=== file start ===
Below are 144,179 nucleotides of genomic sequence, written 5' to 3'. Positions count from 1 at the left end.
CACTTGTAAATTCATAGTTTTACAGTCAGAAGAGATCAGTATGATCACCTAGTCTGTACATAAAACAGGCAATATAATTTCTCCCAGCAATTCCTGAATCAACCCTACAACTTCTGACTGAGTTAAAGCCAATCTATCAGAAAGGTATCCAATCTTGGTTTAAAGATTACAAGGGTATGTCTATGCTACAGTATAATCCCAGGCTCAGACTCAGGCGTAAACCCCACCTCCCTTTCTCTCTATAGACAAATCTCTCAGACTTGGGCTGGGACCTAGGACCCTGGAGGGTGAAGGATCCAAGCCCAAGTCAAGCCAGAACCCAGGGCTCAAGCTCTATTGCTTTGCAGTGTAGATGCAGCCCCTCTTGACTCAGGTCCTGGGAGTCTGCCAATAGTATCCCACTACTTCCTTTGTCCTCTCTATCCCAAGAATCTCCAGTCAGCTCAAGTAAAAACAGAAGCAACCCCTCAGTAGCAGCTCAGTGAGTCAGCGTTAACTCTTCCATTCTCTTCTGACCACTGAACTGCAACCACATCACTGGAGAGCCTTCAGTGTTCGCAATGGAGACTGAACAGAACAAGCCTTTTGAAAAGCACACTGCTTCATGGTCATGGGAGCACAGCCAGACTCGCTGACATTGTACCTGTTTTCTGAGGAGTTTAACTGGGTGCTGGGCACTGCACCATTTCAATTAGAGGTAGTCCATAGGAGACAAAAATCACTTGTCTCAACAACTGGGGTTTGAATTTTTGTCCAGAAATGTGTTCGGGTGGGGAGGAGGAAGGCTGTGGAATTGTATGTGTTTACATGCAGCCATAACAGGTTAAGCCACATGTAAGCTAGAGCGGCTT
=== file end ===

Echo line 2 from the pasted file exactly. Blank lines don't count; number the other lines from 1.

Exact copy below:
CACTTGTAAATTCATAGTTTTACAGTCAGAAGAGATCAGTATGATCACCTAGTCTGTACATAAAACAGGCAATATAATTTCTCCCAGCAATTCCTGAATCAACCCTACAACTTCTGACTGAGTTAAAGCCAATCTATCAGAAAGGTATCCAATCTTGGTTTAAAGATTACAAGGGTATGTCTATGCTACAGTATAATCCCAGGCTCAGACTCAGGCGTAAACCCCACCTCCCTTTCTCTCTATAGACAAATCTCTCAGACTTGGGCTGGGACCTAGGACCCTGGAGGGTGAAGGATCCAAGCCCAAGTCAAGCCAGAACCCAGGGCTCAAGCTCTATTGCTTTGCAGTGTAGATGCAGCCCCTCTTGACTCAGGTCCTGGGAGTCTGCCAATAGTATCCCACTACTTCCTTTGTCCTCTCTATCCCAAGAATCTCCAGTCAGCTCAAGTAAAAACAGAAGCAACCCCTCAGTAGCAGCTCAGTGAGTCAGCGTTAACTCTTCCATTCTCTTCTGACCACTGAACTGCAACCACATCACTGGAGAGCCTTCAGTGTTCGCAATGGAGACTGAACAGAACAAGCCTTTTGAAAAGCACACTGCTTCATGGTCATGGGAGCACAGCCAGACTCGCTGACATTGTACCTGTTTTCTGAGGAGTTTAACTGGGTGCTGGGCACTGCACCATTTCAATTAGAGGTAGTCCATAGGAGACAAAAATCACTTGTCTCAACAACTGGGGTTTGAATTTTTGTCCAGAAATGTGTTCGGGTGGGGAGGAGGAAGGCTGTGGAATTGTATGTGTTTACATGCAGCCATAACAGGTTAAGCCACATGTAAGCTAGAGCGGCTT